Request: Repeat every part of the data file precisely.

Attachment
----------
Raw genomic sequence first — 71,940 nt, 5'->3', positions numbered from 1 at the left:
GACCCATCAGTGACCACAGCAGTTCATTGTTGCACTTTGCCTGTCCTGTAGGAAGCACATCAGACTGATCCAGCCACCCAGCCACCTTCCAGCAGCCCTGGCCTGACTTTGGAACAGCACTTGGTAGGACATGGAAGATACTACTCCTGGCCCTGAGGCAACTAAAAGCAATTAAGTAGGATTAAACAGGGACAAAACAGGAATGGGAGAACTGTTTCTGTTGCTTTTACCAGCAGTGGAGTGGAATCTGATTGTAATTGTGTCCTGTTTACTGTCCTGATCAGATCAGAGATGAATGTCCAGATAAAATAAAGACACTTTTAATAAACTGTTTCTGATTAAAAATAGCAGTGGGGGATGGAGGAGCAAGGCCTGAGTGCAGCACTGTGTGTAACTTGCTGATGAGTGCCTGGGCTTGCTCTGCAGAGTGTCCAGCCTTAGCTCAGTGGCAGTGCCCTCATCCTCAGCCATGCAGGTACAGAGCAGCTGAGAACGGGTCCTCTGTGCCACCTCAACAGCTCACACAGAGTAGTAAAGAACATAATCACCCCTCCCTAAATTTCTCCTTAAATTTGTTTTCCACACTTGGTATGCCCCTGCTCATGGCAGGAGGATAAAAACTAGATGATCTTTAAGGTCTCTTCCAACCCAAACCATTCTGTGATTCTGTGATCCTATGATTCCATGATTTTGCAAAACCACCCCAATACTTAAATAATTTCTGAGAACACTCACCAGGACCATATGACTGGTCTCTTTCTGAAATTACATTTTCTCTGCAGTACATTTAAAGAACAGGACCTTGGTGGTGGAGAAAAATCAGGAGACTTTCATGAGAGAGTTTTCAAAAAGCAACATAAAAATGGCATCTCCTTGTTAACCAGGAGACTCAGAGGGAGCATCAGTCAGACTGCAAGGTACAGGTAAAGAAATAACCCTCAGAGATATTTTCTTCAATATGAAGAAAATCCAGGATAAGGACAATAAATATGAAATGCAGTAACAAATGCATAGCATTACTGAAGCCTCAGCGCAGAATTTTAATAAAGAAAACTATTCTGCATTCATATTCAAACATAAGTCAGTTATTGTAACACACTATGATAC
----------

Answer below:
Raw genomic sequence first — 71,940 nt, 5'->3', positions numbered from 1 at the left:
GACCCATCAGTGACCACAGCAGTTCATTGTTGCACTTTGCCTGTCCTGTAGGAAGCACATCAGACTGATCCAGCCACCCAGCCACCTTCCAGCAGCCCTGGCCTGACTTTGGAACAGCACTTGGTAGGACATGGAAGATACTACTCCTGGCCCTGAGGCAACTAAAAGCAATTAAGTAGGATTAAACAGGGACAAAACAGGAATGGGAGAACTGTTTCTGTTGCTTTTACCAGCAGTGGAGTGGAATCTGATTGTAATTGTGTCCTGTTTACTGTCCTGATCAGATCAGAGATGAATGTCCAGATAAAATAAAGACACTTTTAATAAACTGTTTCTGATTAAAAATAGCAGTGGGGGATGGAGGAGCAAGGCCTGAGTGCAGCACTGTGTGTAACTTGCTGATGAGTGCCTGGGCTTGCTCTGCAGAGTGTCCAGCCTTAGCTCAGTGGCAGTGCCCTCATCCTCAGCCATGCAGGTACAGAGCAGCTGAGAACGGGTCCTCTGTGCCACCTCAACAGCTCACACAGAGTAGTAAAGAACATAATCACCCCTCCCTAAATTTCTCCTTAAATTTGTTTTCCACACTTGGTATGCCCCTGCTCATGGCAGGAGGATAAAAACTAGATGATCTTTAAGGTCTCTTCCAACCCAAACCATTCTGTGATTCTGTGATCCTATGATTCCATGATTTTGCAAAACCACCCCAATACTTAAATAATTTCTGAGAACACTCACCAGGACCATATGACTGGTCTCTTTCTGAAATTACATTTTCTCTGCAGTACATTTAAAGAACAGGACCTTGGTGGTGGAGAAAAATCAGGAGACTTTCATGAGAGAGTTTTCAAAAAGCAACATAAAAATGGCATCTCCTTGTTAACCAGGAGACTCAGAGGGAGCATCAGTCAGACTGCAAGGTACAGGTAAAGAAATAACCCTCAGAGATATTTTCTTCAATATGAAGAAAATCCAGGATAAGGACAATAAATATGAAATGCAGTAACAAATGCATAGCATTACTGAAGCCTCAGCGCAGAATTTTAATAAAGAAAACTATTCTGCATTCATATTCAAACATAAGTCAGTTATTGTAACACACTATGATAC